Goldfields Involvement, 1854
Edward Harris was a member of the 40th Regiment.
According to Raffaello Carboni:
- It was full dawn, not daylight. A discharge of musketry - then a round from the bugle - the command 'forward' - and another discharge of musketry was sharply kept on by the redcoats (some 300 strong) advancing on the gully west of the stockade, for a couple of minutes. The shots whizzed by my tent. I jumped out of the stretcher and rushed to my chimney facing the stockade. The forces within could not muster above 150 diggers. The shepherds' holes inside the lower part of the stockade had been turned into rifle-pits, and were now occupied by Californians of the I.C. Rangers' Brigade, some twenty or thirty in all, who had kept watch at the 'outposts' during the night. Ross and his division northward, Thonen and his division southward, and both in front of the gully, under cover of the slabs answered with such a smart fire, that the military who were now fully within range, did unmistakably appear to me to swerve from their ground: anyhow the command 'forward' from Sergeant Harris was put a stop to. Here a lad was really courageous with his bugle. He took up boldly his stand to the left of the gully and in front: the redcoats 'fell in' in their ranks to the right of this lad. The wounded on the ground behind must have numbered a dozen.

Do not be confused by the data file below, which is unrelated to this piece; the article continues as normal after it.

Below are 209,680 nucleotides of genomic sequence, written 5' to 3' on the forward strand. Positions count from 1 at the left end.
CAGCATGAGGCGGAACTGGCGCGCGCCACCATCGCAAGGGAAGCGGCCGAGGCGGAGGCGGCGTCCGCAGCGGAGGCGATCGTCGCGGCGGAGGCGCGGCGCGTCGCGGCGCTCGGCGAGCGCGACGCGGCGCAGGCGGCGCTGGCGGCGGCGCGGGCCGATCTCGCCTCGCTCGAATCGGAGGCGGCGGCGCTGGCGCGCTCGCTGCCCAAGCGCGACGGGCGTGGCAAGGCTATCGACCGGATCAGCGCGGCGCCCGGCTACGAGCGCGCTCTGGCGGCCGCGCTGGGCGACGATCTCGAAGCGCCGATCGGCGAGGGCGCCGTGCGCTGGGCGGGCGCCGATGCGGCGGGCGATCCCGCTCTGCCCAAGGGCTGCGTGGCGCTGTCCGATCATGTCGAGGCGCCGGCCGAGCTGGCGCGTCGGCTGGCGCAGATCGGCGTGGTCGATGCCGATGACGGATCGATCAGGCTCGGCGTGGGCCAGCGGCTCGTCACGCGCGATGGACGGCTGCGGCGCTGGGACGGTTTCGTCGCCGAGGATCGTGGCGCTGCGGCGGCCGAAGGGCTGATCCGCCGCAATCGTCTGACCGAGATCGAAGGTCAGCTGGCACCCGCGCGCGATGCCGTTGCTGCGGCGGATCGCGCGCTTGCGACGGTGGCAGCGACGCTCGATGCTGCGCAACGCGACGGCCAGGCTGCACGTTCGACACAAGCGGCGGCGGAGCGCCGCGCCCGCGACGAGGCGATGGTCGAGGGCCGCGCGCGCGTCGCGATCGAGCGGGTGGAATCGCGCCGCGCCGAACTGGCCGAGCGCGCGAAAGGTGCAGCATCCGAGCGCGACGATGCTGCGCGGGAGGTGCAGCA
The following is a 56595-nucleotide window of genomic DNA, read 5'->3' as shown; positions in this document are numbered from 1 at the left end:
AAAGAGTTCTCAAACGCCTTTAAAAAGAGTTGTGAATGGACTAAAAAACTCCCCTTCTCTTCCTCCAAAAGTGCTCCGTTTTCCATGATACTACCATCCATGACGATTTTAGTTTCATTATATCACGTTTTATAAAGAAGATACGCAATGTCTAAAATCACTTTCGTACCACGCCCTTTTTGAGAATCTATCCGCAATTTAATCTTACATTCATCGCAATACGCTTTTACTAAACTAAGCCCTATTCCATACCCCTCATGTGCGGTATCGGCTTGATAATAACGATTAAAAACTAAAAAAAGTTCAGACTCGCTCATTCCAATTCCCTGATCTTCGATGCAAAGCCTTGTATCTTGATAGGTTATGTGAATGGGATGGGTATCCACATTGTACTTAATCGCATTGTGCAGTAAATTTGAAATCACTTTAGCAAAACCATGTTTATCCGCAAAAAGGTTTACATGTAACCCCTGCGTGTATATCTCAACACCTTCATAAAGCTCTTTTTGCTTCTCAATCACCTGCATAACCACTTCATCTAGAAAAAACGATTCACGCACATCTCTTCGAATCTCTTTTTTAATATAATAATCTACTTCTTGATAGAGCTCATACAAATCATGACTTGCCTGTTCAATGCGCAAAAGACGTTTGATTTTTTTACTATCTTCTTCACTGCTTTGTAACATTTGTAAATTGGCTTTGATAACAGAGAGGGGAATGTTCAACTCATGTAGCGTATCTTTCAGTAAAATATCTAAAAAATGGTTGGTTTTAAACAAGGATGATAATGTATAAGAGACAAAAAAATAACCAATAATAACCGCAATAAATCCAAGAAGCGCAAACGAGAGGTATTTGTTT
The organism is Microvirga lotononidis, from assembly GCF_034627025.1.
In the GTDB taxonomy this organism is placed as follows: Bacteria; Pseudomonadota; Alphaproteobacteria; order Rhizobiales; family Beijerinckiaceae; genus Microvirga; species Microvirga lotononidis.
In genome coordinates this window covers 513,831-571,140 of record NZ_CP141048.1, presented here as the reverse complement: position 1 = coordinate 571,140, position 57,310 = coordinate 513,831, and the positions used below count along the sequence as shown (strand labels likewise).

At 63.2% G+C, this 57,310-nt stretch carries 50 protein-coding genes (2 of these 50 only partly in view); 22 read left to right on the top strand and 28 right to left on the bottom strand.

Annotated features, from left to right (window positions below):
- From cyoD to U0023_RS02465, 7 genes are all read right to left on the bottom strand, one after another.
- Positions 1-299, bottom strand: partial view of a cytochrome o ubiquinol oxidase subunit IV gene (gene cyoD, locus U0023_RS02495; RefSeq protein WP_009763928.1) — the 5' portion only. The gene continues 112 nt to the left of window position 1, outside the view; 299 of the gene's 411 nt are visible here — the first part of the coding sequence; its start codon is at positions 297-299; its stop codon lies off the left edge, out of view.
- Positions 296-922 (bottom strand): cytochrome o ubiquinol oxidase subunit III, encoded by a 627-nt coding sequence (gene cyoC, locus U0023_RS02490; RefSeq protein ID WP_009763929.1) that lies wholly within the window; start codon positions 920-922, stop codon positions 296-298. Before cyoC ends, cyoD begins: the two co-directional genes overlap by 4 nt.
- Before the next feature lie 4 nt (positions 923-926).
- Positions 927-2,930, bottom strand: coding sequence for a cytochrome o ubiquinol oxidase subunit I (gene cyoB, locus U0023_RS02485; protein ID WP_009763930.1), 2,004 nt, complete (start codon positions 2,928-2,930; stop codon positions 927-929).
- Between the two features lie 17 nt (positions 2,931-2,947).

Post 1854 Experiences
Corfield, J.,Wickham, D., & Gervasoni, C. The Eureka Encyclopaedia, Ballarat Heritage Services, 2004.
- Blake, Gregory, To Pierce the Tyrant's Heart, Australian Military History Publications, 2009, p.222.
- Carboni, Raffaello, "Eureka Stockade", 1855.